The Company and Airbeam have entered into the LOI, which sets out certain terms and conditions pursuant to which the proposed Acquisition will be completed. The transaction terms outlined in the LOI are subject to the parties successfully entering into a definitive agreement (the “Definitive Agreement“) in respect of the Acquisition on or before February 12, 2021 or such other date as the Company and Airbeam may mutually agree.

The LOI also contemplates other material conditions precedent to the closing of the Acquisition (the “Closing“), including the completion of a bridge financing to raise minimum aggregate gross proceeds equal to such amount required to fund First Responder until the completion of the Acquisition (the “Bridge Financing“), the completion of a concurrent financing to raise minimum aggregate proceeds equal to such amount required to provide the Resulting Issuer with sufficient working capital for a minimum of 12 months following the completion of the Acquisition (or such other amount as may be agreed upon by the parties) (the “Concurrent Financing“), customary due diligence, compliance with all applicable regulatory requirements and receipt of all necessary regulatory, corporate, third-party, board and shareholder approvals being obtained, including the approval of the Exchange. There can be no assurance that the Acquisition will be completed as proposed, or at all.

It is anticipated that the Closing will involve, among other things, the following steps, which may be amended if the parties mutually agree that such form would better satisfy their objective (including but not limited to, tax efficiency to the parties):

  • prior to the closing of the proposed Acquisition, the Company will consolidate its share capital on a basis to be determined by the parties (the “Consolidation“);
  • the shareholders of Airbeam will receive post-Consolidation First Responder Shares in exchange for their Airbeam Shares pursuant to an exchange ratio to be determined by the parties;
  • completion of the Bridge Financing of First Responder securities to be priced in the context of the market;
  • completion of the Concurrent Financing of Airbeam securities or First Responder securities, as may be agreed upon by the parties, to be priced the context of the market but in no event less than the offering price of the Bridge Financing;
  • receipt of all director, shareholder and regulatory approvals relating to the Acquisition and the Concurrent Financing, including, without limitation, the approval of the Exchange; and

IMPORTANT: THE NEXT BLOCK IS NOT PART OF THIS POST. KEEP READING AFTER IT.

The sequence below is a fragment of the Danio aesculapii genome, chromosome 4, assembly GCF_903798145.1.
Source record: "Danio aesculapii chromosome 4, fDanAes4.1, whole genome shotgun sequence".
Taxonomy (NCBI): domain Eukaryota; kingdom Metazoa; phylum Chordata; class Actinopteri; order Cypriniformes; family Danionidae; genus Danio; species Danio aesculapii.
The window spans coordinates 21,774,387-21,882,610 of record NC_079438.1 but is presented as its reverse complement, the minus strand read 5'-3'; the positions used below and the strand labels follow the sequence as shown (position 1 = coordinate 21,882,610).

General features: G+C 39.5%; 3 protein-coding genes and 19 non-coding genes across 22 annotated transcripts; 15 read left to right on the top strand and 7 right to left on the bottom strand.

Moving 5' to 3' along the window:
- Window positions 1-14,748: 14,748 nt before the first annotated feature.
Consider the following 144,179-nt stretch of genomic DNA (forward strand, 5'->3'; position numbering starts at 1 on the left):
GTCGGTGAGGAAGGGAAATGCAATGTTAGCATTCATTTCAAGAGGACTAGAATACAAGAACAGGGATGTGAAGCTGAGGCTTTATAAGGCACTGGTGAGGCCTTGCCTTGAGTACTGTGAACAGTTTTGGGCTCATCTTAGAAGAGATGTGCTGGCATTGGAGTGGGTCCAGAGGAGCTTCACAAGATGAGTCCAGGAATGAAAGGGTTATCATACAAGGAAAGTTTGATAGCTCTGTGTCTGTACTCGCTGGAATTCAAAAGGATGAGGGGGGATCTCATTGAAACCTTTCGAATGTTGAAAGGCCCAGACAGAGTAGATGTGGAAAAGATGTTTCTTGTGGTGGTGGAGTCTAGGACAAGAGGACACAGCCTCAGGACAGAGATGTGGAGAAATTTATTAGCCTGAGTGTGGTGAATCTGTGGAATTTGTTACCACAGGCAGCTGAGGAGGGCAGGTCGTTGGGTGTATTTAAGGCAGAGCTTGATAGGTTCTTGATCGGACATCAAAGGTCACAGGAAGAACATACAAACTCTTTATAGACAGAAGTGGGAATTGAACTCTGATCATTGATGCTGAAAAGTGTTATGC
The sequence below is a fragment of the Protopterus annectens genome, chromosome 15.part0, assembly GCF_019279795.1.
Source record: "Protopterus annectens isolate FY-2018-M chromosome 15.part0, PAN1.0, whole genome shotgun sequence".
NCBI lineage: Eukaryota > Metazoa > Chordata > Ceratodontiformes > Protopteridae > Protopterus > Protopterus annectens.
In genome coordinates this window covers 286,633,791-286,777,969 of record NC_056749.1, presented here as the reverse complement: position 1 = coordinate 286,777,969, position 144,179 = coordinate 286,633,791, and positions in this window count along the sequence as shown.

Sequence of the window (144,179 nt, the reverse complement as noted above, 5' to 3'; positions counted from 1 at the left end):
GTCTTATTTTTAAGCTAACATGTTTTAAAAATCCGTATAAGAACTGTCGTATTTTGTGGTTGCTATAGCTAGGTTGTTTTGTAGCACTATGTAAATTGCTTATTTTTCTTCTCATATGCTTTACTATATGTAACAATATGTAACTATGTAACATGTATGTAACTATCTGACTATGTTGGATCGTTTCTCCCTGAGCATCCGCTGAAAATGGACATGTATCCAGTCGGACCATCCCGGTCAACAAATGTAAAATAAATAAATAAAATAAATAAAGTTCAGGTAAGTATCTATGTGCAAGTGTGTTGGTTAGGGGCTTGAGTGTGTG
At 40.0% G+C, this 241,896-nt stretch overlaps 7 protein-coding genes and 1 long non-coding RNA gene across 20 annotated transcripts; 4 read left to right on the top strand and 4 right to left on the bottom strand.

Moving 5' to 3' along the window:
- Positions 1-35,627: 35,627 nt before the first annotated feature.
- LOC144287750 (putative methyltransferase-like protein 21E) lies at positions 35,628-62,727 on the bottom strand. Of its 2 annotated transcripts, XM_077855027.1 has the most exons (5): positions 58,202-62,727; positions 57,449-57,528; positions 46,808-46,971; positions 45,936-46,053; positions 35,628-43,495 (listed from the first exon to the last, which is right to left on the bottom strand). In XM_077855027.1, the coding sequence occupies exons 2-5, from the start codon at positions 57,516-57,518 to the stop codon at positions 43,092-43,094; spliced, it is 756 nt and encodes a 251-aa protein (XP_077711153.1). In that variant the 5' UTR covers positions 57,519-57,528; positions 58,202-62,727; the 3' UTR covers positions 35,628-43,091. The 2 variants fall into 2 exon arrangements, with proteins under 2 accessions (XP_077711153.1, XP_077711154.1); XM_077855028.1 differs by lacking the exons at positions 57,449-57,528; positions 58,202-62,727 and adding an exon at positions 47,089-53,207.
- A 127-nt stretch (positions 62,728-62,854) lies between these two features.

• each of the parties shall have executed, delivered and performed their respective covenants as outlined in the Definitive Agreement, and all representations and warranties of each party contained in the Definitive Agreement shall be true and correct at the time of Closing.

Certain of the First Responder Shares issuable pursuant to the Acquisition may be subject to the escrow requirements of the Exchange and to hold periods as required by applicable securities laws.

The Company and Airbeam, as applicable, may pay finder’s fees in connection with the Bridge Financing, the Concurrent Financing and the Acquisition up to the maximum permitted under the policies of the Exchange.

The Resulting Issuer – Summary of Proposed Directors

It is currently anticipated that certain of the current officers and directors of the Company will resign from their respective positions with the Company.

Following the Closing, the board of directors of the Resulting Issuer is expected to consist of seven (7) directors, four (4) of which will be nominees of Airbeam and three (3) of which will be nominees of the Company.

Dr. Karim Arabi, current Chairman of Airbeam, and Mr. Wayne Lloyd, current President of Airbeam are expected to become directors of the Resulting Issuer.  Robert Delamar is expected to be Chief Executive Officer and a director the Resulting Issuer.  Naresh Singhal is expected to be Chief Technology Officer, but not a director of the Resulting Issuer, with other officers to be determined in due course by the board of directors of the Resulting Issuer.

The following is a brief description of the known directors and officers of the Resulting Issuer who have been identified as of the date hereof:

Dr. Karim Arabi – Chairman

Dr. Arabi is a seasoned executive with extensive leadership experience in the semiconductor and telecommunications industry. Previously, VP of R&D at Qualcomm, Dr. Arabi also held a diverse portfolio of other roles there, such as head of the ASIC research department responsible for Advanced Wireless and Computing Technologies, and VP of Engineering, Mobile SoC Design. He also served as VP, Engineering at Dialog Semiconductor, working on semiconductor products for mobile devices. Dr. Arabi has had several successful technology exits in the semiconductor sector most recently commercializing an innovative power supply chipset for mobile devices enabling higher efficiency and more compact products.

Wayne Lloyd – Director

Mr. Lloyd is an entrepreneur and technology executive with extensive capital markets experience. Mr. Lloyd currently serves as the Chief Executive Officer of Tracesafe Inc., is founder of Consensus Core, and has extensive experience scaling start-ups, special situation investing, and completing complex M&A transactions in the technology sector.  Mr. Lloyd has helped raise millions in capital to grow businesses and has a proven track record of attracting world class talent to start-up ventures. Mr. Lloyd earned a CFA charterholder designation in 2015.

Robert Delamar – Chief Executive Officer